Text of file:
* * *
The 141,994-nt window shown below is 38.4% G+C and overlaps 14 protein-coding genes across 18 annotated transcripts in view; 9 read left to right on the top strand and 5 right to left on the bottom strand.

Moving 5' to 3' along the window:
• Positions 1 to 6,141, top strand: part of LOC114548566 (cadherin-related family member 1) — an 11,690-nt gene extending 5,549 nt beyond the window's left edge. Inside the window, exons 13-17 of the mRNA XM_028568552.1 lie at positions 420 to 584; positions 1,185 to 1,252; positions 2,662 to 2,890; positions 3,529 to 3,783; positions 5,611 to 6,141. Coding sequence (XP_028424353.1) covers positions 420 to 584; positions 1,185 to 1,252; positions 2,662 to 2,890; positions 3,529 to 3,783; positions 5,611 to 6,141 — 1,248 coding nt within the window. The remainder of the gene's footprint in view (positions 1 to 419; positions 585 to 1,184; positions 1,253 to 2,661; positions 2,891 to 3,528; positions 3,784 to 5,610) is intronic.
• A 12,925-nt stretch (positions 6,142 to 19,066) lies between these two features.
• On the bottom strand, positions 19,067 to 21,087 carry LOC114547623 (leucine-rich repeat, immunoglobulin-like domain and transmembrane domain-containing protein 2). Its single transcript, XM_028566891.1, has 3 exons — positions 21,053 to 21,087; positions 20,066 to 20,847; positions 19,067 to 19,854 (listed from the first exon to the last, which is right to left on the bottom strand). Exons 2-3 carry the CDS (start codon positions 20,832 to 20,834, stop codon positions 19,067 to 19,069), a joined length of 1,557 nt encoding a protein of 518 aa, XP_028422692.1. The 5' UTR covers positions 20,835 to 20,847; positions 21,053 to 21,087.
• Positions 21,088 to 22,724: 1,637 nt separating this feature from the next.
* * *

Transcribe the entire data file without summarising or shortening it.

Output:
The 141,994-nt window shown below is 38.4% G+C and overlaps 14 protein-coding genes across 18 annotated transcripts in view; 9 read left to right on the top strand and 5 right to left on the bottom strand.

Moving 5' to 3' along the window:
• Positions 1 to 6,141, top strand: part of LOC114548566 (cadherin-related family member 1) — an 11,690-nt gene extending 5,549 nt beyond the window's left edge. Inside the window, exons 13-17 of the mRNA XM_028568552.1 lie at positions 420 to 584; positions 1,185 to 1,252; positions 2,662 to 2,890; positions 3,529 to 3,783; positions 5,611 to 6,141. Coding sequence (XP_028424353.1) covers positions 420 to 584; positions 1,185 to 1,252; positions 2,662 to 2,890; positions 3,529 to 3,783; positions 5,611 to 6,141 — 1,248 coding nt within the window. The remainder of the gene's footprint in view (positions 1 to 419; positions 585 to 1,184; positions 1,253 to 2,661; positions 2,891 to 3,528; positions 3,784 to 5,610) is intronic.
• A 12,925-nt stretch (positions 6,142 to 19,066) lies between these two features.
• On the bottom strand, positions 19,067 to 21,087 carry LOC114547623 (leucine-rich repeat, immunoglobulin-like domain and transmembrane domain-containing protein 2). Its single transcript, XM_028566891.1, has 3 exons — positions 21,053 to 21,087; positions 20,066 to 20,847; positions 19,067 to 19,854 (listed from the first exon to the last, which is right to left on the bottom strand). Exons 2-3 carry the CDS (start codon positions 20,832 to 20,834, stop codon positions 19,067 to 19,069), a joined length of 1,557 nt encoding a protein of 518 aa, XP_028422692.1. The 5' UTR covers positions 20,835 to 20,847; positions 21,053 to 21,087.
• Positions 21,088 to 22,724: 1,637 nt separating this feature from the next.